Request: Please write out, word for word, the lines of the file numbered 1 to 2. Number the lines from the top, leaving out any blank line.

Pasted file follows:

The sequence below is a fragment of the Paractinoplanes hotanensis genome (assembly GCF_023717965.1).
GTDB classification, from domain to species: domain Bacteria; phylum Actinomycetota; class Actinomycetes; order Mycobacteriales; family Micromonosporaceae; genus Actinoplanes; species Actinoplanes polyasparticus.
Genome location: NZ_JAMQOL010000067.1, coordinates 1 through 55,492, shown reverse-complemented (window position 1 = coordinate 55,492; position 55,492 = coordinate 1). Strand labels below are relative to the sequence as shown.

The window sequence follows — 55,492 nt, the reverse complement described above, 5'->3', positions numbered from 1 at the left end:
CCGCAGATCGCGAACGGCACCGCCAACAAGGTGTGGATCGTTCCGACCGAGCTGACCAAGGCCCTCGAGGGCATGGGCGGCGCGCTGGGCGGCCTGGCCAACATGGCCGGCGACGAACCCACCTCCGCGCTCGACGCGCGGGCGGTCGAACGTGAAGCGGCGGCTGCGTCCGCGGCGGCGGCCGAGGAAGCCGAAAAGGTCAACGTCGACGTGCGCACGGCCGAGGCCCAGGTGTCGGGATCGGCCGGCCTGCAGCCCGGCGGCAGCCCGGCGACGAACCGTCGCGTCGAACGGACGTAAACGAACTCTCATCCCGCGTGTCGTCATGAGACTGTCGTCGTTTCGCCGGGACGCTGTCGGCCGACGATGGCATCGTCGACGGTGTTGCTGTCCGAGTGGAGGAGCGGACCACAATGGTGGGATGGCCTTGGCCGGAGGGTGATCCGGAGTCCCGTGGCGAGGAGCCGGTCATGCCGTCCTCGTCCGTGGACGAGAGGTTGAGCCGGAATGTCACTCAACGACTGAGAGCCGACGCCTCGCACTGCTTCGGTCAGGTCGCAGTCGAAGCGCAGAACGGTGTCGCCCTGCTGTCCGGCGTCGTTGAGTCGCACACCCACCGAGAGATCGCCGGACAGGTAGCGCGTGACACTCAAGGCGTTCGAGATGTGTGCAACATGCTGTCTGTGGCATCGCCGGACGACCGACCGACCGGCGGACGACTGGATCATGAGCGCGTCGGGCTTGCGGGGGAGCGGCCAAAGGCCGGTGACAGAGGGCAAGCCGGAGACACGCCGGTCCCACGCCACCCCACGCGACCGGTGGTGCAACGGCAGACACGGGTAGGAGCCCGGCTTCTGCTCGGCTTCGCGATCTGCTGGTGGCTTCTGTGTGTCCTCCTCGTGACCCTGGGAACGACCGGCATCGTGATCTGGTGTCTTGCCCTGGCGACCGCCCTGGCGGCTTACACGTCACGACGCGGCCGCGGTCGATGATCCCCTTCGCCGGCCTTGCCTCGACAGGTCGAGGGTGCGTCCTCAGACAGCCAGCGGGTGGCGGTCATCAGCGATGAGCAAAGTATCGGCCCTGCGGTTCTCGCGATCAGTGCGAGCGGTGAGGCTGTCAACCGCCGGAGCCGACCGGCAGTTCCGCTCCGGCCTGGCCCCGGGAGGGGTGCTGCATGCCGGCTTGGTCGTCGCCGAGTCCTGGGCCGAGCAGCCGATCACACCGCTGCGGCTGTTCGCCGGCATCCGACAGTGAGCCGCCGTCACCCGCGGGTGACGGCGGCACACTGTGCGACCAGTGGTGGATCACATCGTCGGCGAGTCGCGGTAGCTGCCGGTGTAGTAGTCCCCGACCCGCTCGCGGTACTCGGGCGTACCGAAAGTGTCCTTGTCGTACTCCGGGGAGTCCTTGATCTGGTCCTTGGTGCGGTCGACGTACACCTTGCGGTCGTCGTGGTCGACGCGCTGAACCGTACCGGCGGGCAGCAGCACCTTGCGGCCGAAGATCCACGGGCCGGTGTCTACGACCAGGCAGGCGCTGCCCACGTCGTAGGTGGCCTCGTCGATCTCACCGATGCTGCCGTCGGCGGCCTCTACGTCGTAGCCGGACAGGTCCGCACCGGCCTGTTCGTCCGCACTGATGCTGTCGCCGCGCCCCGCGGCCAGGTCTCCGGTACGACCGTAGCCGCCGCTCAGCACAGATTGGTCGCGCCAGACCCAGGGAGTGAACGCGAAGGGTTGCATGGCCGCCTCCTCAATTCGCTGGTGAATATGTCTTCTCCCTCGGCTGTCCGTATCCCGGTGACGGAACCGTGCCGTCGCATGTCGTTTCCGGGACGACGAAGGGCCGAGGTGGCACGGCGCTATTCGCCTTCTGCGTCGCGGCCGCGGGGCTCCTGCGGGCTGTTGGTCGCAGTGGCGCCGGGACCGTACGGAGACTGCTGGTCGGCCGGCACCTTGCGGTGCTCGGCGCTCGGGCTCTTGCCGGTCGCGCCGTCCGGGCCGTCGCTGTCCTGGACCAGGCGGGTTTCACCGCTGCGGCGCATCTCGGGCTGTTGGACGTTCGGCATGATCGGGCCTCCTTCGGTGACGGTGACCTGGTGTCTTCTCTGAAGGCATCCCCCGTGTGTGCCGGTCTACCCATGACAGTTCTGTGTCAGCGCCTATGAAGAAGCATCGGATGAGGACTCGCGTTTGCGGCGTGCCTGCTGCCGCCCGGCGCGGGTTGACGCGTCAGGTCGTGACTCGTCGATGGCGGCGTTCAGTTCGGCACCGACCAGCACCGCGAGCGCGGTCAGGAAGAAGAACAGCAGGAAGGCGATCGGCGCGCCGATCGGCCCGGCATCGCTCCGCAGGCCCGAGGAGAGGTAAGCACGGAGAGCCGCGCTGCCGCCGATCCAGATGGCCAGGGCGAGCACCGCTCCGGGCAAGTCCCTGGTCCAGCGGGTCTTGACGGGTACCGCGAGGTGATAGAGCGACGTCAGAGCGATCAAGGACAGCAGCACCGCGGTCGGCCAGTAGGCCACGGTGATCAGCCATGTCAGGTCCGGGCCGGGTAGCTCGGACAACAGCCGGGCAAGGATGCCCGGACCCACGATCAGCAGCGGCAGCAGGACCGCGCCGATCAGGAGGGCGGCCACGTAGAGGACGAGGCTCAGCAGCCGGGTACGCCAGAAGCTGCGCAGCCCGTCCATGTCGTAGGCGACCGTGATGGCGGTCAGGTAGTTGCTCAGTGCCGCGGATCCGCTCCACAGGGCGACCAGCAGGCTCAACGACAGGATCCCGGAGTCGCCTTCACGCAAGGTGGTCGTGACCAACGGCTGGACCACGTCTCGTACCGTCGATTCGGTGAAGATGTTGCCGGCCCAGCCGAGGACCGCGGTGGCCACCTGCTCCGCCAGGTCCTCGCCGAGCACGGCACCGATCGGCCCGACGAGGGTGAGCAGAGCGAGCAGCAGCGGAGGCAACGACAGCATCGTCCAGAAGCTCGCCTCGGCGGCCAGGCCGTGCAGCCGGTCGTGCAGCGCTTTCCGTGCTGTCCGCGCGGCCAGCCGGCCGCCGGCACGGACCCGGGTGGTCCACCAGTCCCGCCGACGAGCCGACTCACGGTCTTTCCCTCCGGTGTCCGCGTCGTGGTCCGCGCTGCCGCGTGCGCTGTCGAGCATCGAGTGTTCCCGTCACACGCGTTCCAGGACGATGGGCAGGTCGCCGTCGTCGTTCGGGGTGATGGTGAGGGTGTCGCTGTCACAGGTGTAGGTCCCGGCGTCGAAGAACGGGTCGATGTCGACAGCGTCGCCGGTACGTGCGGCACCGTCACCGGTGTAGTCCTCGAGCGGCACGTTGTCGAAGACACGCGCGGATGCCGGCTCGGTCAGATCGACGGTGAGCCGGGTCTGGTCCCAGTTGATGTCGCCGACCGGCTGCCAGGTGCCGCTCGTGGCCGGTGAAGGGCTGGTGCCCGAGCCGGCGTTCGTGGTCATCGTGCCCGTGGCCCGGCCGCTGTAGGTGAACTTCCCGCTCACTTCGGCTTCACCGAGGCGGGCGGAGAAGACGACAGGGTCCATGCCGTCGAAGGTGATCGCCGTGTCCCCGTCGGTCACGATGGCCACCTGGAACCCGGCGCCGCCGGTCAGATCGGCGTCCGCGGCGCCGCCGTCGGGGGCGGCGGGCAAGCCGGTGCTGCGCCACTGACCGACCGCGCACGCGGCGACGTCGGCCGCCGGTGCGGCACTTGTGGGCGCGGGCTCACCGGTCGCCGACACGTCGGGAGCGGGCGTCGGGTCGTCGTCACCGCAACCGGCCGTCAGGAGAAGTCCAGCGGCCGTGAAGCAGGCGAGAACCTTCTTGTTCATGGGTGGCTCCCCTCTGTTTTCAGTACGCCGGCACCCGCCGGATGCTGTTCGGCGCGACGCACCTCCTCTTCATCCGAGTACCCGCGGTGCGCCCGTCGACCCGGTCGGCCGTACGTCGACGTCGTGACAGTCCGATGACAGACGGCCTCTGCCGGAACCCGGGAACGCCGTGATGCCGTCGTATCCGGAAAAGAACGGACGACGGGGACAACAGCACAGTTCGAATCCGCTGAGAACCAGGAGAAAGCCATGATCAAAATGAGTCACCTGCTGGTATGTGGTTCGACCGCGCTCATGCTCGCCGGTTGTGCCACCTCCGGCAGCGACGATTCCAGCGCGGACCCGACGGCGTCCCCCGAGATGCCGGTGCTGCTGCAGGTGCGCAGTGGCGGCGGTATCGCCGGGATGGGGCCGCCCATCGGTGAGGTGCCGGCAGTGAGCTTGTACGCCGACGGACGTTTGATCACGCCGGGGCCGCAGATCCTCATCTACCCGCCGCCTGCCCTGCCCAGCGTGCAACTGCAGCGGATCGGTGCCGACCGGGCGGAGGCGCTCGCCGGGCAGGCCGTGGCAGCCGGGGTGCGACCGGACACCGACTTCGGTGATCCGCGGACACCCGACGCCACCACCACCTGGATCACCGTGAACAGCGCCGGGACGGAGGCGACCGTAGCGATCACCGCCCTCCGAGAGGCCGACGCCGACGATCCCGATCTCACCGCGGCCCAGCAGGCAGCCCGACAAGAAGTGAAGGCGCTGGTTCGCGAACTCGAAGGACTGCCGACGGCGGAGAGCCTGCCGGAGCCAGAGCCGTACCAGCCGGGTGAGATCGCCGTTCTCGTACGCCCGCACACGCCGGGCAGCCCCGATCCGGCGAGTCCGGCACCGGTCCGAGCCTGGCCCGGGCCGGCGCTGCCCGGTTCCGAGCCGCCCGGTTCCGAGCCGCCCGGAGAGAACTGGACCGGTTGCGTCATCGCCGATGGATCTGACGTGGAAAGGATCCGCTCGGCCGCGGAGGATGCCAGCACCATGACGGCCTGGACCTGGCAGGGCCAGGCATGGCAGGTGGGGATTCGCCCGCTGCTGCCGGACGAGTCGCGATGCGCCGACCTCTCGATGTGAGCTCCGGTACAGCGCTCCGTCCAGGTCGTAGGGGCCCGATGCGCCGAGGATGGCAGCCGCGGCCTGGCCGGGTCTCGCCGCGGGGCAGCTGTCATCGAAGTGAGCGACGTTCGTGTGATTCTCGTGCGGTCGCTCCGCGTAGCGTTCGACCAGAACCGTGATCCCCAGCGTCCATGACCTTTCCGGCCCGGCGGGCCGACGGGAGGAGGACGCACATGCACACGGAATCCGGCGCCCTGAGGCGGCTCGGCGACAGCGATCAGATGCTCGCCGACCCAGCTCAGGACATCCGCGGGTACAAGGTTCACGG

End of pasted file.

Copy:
The sequence below is a fragment of the Paractinoplanes hotanensis genome (assembly GCF_023717965.1).
GTDB classification, from domain to species: domain Bacteria; phylum Actinomycetota; class Actinomycetes; order Mycobacteriales; family Micromonosporaceae; genus Actinoplanes; species Actinoplanes polyasparticus.